NEW YORK (CBSNewYork) — Nearly a dozen firefighters were recovering Sunday morning after an extra-alarm fire broke out at a farmers market in Glendale, Queens.

It took about for hours and 200 firefighters to finally put out the flames at the farmers market on Myrtle Avenue at 72nd Street Saturday night. The fire broke out around 9 p.m. Saturday and was raised to five alarms.

As CBS2’s Ali Bauman reported, issues with water pressure made the blaze even more challenging for first responders.

Hours later on Sunday morning, a major scene remained with several blocks closed off.

The building that housed the 24-hour farmers market was gutted.

“I came outside. I saw the flame like up to the sky – like, very alarmed,” said Antonio Sanzone of Glendale.

The fire started around 9 p.m. and grew very quickly, spreading to several apartments. The block became a smoky red haze, and the farmers market suffered the worst of the damage.

“A lot of smoke, I mean, a lot of smoke,” said Eduviges Santiago of Glendale. “I said, this is not good, because it just went from like a little bit of flames to like a lot of smoke, within 4 or 5 minutes.”

The smoke was so thick, neighbor Maureen Fahr couldn’t find her way out. The asthmatic started to panic.

“You couldn’t see the people, all I saw was the flickering of the mosque from the lantern,” she said. “You couldn’t even see the firemen.”

The lanterns were at the mosque right next door, which actually owns the now gutted building. All the owners were inside celebrating the last night of Ramadan.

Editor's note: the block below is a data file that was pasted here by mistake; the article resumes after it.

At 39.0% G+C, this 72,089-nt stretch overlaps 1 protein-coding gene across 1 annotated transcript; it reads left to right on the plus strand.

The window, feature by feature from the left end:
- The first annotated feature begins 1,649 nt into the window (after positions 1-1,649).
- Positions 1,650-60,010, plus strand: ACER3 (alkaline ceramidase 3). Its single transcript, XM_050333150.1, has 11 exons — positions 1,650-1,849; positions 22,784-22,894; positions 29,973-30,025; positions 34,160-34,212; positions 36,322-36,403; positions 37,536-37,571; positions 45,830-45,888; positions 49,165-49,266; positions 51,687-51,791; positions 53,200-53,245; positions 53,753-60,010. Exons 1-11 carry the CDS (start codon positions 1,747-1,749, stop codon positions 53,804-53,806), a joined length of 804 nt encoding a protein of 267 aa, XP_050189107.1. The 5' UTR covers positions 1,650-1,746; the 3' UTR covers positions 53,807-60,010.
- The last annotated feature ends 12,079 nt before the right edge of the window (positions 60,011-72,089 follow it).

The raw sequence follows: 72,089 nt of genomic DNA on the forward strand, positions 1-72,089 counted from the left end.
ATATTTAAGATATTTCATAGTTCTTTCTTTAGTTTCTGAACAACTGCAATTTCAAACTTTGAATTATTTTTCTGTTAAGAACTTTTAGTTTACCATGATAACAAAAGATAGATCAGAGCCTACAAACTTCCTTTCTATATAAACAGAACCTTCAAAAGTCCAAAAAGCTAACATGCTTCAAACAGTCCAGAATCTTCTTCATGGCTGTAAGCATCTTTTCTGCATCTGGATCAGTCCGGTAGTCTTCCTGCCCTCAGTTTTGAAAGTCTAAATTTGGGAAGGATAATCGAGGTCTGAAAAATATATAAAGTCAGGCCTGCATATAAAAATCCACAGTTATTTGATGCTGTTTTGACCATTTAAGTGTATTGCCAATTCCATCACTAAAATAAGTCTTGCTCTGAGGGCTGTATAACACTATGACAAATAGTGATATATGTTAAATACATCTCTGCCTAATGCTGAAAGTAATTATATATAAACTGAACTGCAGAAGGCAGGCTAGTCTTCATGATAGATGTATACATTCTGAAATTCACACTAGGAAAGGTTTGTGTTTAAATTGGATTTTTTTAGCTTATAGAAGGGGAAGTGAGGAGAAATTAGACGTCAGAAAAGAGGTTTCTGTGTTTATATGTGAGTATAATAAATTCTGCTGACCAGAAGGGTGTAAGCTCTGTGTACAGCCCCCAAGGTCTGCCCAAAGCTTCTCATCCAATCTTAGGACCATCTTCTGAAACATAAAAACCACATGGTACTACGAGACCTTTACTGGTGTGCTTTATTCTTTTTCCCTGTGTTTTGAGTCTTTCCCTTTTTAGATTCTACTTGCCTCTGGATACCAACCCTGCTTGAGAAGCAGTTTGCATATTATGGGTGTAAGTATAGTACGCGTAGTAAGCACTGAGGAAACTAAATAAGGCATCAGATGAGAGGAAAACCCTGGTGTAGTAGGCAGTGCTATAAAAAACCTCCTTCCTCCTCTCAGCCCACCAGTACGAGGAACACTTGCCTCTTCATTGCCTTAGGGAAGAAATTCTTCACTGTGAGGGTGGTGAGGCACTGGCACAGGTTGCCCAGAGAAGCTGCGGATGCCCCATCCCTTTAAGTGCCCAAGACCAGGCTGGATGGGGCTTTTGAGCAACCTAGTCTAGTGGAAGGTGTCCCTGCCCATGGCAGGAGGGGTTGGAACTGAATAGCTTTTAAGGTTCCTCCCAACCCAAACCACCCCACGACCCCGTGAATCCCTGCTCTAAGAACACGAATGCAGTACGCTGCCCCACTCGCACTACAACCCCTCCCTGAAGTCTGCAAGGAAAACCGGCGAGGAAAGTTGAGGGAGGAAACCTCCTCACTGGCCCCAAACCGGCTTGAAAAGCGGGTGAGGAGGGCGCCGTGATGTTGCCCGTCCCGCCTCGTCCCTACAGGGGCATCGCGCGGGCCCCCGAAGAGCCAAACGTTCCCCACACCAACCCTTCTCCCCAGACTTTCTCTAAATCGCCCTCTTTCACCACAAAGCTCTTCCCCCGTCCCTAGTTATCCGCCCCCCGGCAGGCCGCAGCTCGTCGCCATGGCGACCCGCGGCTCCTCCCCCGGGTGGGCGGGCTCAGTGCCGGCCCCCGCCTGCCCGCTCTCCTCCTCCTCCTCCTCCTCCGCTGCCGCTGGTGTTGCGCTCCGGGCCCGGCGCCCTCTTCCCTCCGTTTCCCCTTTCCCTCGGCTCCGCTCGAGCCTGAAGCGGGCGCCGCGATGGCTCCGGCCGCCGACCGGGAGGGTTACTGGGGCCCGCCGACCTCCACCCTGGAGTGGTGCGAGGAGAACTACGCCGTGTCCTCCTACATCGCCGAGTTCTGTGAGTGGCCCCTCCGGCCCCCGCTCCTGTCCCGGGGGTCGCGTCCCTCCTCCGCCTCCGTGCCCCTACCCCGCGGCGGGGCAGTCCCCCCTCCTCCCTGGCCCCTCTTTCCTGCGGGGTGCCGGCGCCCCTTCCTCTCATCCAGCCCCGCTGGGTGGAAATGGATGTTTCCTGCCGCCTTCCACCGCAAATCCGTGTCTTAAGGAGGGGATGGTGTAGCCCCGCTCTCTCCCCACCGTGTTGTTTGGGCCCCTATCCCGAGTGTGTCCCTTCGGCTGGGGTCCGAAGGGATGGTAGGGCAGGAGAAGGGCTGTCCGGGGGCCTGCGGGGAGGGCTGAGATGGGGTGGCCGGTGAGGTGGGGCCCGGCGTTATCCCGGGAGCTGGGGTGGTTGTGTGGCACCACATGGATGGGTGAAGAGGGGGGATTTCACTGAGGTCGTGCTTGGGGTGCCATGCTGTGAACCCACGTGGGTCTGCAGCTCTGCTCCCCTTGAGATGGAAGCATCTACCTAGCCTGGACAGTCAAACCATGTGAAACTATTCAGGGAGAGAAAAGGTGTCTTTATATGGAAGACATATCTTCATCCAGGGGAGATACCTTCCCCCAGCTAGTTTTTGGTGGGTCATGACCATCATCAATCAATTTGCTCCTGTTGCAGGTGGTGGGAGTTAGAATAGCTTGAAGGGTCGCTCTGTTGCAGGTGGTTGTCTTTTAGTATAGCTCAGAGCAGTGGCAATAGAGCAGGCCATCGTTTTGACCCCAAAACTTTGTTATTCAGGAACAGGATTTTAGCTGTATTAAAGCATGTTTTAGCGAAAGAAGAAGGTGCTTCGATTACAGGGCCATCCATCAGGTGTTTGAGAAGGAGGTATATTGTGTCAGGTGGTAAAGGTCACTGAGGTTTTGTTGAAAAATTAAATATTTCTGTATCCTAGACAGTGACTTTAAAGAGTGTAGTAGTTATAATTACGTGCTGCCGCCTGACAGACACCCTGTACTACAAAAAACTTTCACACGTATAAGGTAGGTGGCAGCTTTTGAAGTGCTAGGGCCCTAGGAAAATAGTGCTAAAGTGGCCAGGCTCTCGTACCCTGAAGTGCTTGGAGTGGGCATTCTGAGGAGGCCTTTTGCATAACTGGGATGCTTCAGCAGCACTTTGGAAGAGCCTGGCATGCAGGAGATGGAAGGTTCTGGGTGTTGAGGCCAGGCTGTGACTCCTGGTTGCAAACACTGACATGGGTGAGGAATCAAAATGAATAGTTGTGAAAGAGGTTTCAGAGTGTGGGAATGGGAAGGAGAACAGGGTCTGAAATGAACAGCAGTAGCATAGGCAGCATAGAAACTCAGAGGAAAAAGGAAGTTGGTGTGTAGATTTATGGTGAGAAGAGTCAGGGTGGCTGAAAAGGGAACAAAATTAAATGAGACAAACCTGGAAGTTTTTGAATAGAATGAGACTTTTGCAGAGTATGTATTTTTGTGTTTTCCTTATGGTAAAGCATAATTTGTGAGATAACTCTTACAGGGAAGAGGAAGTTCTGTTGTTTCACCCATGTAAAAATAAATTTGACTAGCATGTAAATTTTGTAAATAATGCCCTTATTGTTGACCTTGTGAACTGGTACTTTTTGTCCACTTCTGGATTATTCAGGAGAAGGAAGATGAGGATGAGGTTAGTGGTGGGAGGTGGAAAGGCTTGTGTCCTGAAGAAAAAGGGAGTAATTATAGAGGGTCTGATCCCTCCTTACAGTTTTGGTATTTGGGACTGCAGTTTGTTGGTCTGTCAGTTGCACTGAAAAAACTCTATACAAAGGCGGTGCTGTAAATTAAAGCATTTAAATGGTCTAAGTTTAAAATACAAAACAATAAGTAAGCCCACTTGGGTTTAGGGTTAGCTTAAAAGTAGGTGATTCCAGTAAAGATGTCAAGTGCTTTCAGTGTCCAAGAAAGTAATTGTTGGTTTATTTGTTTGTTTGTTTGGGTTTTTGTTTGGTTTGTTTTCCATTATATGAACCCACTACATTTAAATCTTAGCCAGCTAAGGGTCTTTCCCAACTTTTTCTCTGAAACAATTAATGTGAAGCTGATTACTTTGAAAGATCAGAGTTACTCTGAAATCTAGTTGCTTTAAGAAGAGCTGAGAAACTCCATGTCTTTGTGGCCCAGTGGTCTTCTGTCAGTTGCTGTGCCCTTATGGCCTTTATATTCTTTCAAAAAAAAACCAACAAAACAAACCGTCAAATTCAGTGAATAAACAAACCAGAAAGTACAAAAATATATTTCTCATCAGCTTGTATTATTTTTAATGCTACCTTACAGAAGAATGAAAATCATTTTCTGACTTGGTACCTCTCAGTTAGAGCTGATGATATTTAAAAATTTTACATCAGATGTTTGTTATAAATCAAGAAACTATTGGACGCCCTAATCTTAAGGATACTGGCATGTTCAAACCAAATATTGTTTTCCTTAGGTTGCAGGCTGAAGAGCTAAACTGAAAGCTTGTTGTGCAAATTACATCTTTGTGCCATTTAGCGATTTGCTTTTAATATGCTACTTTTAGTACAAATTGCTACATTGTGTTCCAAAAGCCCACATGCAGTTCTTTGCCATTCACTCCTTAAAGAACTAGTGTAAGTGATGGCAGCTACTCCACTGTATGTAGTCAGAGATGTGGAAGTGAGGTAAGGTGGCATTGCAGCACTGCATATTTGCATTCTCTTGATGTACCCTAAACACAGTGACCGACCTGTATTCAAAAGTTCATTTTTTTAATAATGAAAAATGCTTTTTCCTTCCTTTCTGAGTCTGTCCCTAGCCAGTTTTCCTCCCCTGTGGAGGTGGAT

Instead of feasting, they provided shelter.

“They invited me and my dog and I had no cover, they said ‘don’t worry.’ And I’m a Catholic, so I said I can’t go in and they said ‘of course you can, come in here,’ and they gave me something to eat, something to drink,” Fahr said.

Owner Murad Velovic told CBS2 they don’t like to kick anyone out.

Residents gathered outside as crews tried to control angry flames on an already-hot summer night. Their neighborhood grocery store was lost before their eyes.

It took four hours to put the fire out, and Battalion Chief Jim Kane says water pressure in the neighborhood was low when the flames broke out.

One hydrant wasn’t even working.

“We had to get the water from further away, instead of just on this block we had to go two blocks out, three blocks out,” he said Sunday.

One civilian and 11 firefighters were injured. All were expected to recover, and many neighbors were thankful the fire wasn’t worse.

“They lost their business, but you can get that back,” Santiago said.

The owners say the building will have to be demolished, as the cause of the fire remained under investigation Sunday evening.


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